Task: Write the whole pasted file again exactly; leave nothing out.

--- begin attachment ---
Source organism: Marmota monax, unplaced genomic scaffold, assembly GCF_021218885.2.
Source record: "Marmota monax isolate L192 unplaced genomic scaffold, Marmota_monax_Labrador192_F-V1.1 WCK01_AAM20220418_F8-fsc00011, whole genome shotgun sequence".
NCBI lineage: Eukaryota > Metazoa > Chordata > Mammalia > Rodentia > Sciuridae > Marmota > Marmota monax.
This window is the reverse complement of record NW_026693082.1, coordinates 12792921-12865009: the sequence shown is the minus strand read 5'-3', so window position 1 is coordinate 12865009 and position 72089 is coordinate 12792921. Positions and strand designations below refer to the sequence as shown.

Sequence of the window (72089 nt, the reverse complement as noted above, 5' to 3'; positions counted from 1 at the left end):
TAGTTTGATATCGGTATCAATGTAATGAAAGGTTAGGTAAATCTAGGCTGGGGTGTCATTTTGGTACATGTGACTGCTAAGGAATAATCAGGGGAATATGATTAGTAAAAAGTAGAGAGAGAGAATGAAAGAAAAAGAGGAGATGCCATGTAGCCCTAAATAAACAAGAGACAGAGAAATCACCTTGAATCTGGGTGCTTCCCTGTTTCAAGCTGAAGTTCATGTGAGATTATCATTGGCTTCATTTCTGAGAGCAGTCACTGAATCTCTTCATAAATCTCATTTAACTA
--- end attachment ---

Source organism: Marmota monax, unplaced genomic scaffold, assembly GCF_021218885.2.
Source record: "Marmota monax isolate L192 unplaced genomic scaffold, Marmota_monax_Labrador192_F-V1.1 WCK01_AAM20220418_F8-fsc00011, whole genome shotgun sequence".
NCBI lineage: Eukaryota > Metazoa > Chordata > Mammalia > Rodentia > Sciuridae > Marmota > Marmota monax.
This window is the reverse complement of record NW_026693082.1, coordinates 12792921-12865009: the sequence shown is the minus strand read 5'-3', so window position 1 is coordinate 12865009 and position 72089 is coordinate 12792921. Positions and strand designations below refer to the sequence as shown.

Sequence of the window (72089 nt, the reverse complement as noted above, 5' to 3'; positions counted from 1 at the left end):
TAGTTTGATATCGGTATCAATGTAATGAAAGGTTAGGTAAATCTAGGCTGGGGTGTCATTTTGGTACATGTGACTGCTAAGGAATAATCAGGGGAATATGATTAGTAAAAAGTAGAGAGAGAGAATGAAAGAAAAAGAGGAGATGCCATGTAGCCCTAAATAAACAAGAGACAGAGAAATCACCTTGAATCTGGGTGCTTCCCTGTTTCAAGCTGAAGTTCATGTGAGATTATCATTGGCTTCATTTCTGAGAGCAGTCACTGAATCTCTTCATAAATCTCATTTAACTA